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Using Bayesian dynamical systems, model averaging and neural networks to determine interactions between socio-economic indicators

Overview of attention for article published in PLOS ONE, May 2018
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About this Attention Score

  • Above-average Attention Score compared to outputs of the same age (54th percentile)
  • Average Attention Score compared to outputs of the same age and source

Mentioned by

twitter
4 tweeters

Citations

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5 Dimensions

Readers on

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18 Mendeley
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Title
Using Bayesian dynamical systems, model averaging and neural networks to determine interactions between socio-economic indicators
Published in
PLOS ONE, May 2018
DOI 10.1371/journal.pone.0196355
Pubmed ID
Authors

Björn R. H. Blomqvist, Richard P. Mann, David J. T. Sumpter

Abstract

Social and economic systems produce complex and nonlinear relationships in the indicator variables that describe them. We present a Bayesian methodology to analyze the dynamical relationships between indicator variables by identifying the nonlinear functions that best describe their interactions. We search for the 'best' explicit functions by fitting data using Bayesian linear regression on a vast number of models and then comparing their Bayes factors. The model with the highest Bayes factor, having the best trade-off between explanatory power and interpretability, is chosen as the 'best' model. To be able to compare a vast number of models, we use conjugate priors, resulting in fast computation times. We check the robustness of our approach by comparison with more prediction oriented approaches such as model averaging and neural networks. Our modelling approach is illustrated using the classical example of how democracy and economic growth relate to each other. We find that the best dynamical model for democracy suggests that long term democratic increase is only possible if the economic situation gets better. No robust model explaining economic development using these two variables was found.

Twitter Demographics

The data shown below were collected from the profiles of 4 tweeters who shared this research output. Click here to find out more about how the information was compiled.

Mendeley readers

The data shown below were compiled from readership statistics for 18 Mendeley readers of this research output. Click here to see the associated Mendeley record.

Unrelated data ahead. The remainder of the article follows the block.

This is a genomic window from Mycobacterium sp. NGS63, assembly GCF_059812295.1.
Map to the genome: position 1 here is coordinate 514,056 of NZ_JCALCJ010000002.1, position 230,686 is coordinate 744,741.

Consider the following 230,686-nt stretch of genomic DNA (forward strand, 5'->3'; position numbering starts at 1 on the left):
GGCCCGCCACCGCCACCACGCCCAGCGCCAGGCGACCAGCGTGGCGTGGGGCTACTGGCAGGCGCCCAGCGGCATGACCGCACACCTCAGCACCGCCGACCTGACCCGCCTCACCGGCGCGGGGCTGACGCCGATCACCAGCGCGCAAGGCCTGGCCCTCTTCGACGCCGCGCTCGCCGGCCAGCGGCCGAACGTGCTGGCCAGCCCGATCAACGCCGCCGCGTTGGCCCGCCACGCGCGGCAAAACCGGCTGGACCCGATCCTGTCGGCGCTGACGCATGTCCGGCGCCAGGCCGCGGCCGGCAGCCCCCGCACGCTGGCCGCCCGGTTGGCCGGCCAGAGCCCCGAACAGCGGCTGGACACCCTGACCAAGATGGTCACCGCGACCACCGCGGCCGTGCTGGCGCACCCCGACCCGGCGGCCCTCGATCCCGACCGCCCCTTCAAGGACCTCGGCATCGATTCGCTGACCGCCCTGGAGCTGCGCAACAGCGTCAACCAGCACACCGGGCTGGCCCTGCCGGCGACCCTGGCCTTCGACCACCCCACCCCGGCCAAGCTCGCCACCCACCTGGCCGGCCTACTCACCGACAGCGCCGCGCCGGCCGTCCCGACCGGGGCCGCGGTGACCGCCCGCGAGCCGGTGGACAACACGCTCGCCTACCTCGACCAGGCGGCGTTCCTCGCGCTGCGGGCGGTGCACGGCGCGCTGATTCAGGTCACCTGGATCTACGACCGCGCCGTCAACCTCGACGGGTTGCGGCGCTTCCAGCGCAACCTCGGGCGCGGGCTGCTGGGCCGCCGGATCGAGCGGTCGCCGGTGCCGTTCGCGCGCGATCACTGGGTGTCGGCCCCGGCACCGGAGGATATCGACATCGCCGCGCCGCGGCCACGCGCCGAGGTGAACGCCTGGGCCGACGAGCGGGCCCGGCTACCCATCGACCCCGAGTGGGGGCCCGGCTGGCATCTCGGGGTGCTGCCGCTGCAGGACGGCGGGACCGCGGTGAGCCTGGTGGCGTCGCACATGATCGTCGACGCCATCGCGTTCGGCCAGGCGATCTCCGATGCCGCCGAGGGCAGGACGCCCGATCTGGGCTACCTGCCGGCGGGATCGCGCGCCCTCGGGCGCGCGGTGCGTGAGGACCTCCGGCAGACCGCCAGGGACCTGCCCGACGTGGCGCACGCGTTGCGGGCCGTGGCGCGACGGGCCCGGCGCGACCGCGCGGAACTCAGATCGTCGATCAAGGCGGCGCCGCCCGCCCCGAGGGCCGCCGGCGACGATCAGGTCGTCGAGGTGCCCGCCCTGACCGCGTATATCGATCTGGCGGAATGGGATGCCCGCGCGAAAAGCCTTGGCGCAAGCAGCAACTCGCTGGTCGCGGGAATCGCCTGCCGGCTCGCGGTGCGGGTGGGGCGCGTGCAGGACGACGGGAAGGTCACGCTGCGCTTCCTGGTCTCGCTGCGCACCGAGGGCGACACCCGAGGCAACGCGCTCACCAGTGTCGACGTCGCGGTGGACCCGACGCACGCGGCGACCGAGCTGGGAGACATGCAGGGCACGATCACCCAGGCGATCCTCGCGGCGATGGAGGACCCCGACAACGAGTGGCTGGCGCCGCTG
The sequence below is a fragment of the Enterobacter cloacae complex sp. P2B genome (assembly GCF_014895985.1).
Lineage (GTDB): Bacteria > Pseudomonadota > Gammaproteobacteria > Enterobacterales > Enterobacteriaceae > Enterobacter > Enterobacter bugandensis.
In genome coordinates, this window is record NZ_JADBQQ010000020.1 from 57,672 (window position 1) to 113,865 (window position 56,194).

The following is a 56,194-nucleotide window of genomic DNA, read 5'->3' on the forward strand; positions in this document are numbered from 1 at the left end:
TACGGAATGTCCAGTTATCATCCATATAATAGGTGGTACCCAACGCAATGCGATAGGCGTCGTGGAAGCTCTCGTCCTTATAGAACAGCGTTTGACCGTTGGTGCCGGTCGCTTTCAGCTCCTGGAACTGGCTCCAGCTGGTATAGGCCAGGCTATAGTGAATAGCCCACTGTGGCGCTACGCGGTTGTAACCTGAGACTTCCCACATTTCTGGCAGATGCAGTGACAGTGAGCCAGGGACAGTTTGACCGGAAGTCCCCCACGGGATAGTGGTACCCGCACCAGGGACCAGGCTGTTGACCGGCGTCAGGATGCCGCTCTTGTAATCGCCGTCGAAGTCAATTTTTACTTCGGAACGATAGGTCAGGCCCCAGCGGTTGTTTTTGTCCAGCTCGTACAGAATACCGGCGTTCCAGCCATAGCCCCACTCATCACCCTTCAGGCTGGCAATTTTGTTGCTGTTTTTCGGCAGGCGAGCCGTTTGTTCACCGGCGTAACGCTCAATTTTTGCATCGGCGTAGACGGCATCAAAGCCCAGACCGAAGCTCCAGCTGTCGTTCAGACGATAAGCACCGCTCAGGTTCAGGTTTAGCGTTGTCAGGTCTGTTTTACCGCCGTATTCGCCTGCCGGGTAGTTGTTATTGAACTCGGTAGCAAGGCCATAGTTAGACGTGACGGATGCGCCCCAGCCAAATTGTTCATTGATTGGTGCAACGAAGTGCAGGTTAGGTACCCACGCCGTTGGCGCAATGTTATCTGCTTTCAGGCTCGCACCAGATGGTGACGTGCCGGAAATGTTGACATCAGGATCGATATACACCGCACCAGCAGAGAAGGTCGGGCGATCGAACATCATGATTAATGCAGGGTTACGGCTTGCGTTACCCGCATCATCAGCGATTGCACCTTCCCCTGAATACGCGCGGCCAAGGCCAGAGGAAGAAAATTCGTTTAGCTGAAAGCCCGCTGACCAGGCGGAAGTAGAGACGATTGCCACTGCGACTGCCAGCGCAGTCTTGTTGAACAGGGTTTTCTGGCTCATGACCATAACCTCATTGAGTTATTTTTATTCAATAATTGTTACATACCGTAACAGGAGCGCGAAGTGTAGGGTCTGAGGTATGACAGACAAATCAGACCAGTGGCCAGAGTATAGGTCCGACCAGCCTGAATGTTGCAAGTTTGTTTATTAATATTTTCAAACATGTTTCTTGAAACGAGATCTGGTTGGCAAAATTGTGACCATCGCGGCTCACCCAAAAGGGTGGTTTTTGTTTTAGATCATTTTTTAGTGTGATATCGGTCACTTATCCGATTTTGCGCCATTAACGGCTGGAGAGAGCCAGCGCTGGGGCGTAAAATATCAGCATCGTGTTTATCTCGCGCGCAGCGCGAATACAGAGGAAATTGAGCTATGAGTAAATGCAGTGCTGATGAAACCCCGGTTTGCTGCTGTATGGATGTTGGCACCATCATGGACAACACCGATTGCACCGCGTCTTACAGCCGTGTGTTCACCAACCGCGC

Geographical breakdown

Country Count As %
Unknown 18 100%

Demographic breakdown

Readers by professional status Count As %
Student > Ph. D. Student 6 33%
Student > Master 4 22%
Student > Bachelor 3 17%
Librarian 1 6%
Researcher 1 6%
Other 0 0%
Unknown 3 17%
Readers by discipline Count As %
Social Sciences 3 17%
Psychology 2 11%
Engineering 2 11%
Physics and Astronomy 2 11%
Agricultural and Biological Sciences 1 6%
Other 4 22%
Unknown 4 22%

Attention Score in Context

This research output has an Altmetric Attention Score of 3. This is our high-level measure of the quality and quantity of online attention that it has received. This Attention Score, as well as the ranking and number of research outputs shown below, was calculated when the research output was last mentioned on 18 May 2018.
All research outputs
#11,449,179
of 20,582,425 outputs
Outputs from PLOS ONE
#84,773
of 177,649 outputs
Outputs of similar age
#134,008
of 294,989 outputs
Outputs of similar age from PLOS ONE
#1,321
of 2,494 outputs
Altmetric has tracked 20,582,425 research outputs across all sources so far. This one is in the 44th percentile – i.e., 44% of other outputs scored the same or lower than it.
So far Altmetric has tracked 177,649 research outputs from this source. They typically receive a lot more attention than average, with a mean Attention Score of 14.4. This one has gotten more attention than average, scoring higher than 52% of its peers.
Older research outputs will score higher simply because they've had more time to accumulate mentions. To account for age we can compare this Altmetric Attention Score to the 294,989 tracked outputs that were published within six weeks on either side of this one in any source. This one has gotten more attention than average, scoring higher than 54% of its contemporaries.
We're also able to compare this research output to 2,494 others from the same source and published within six weeks on either side of this one. This one is in the 46th percentile – i.e., 46% of its contemporaries scored the same or lower than it.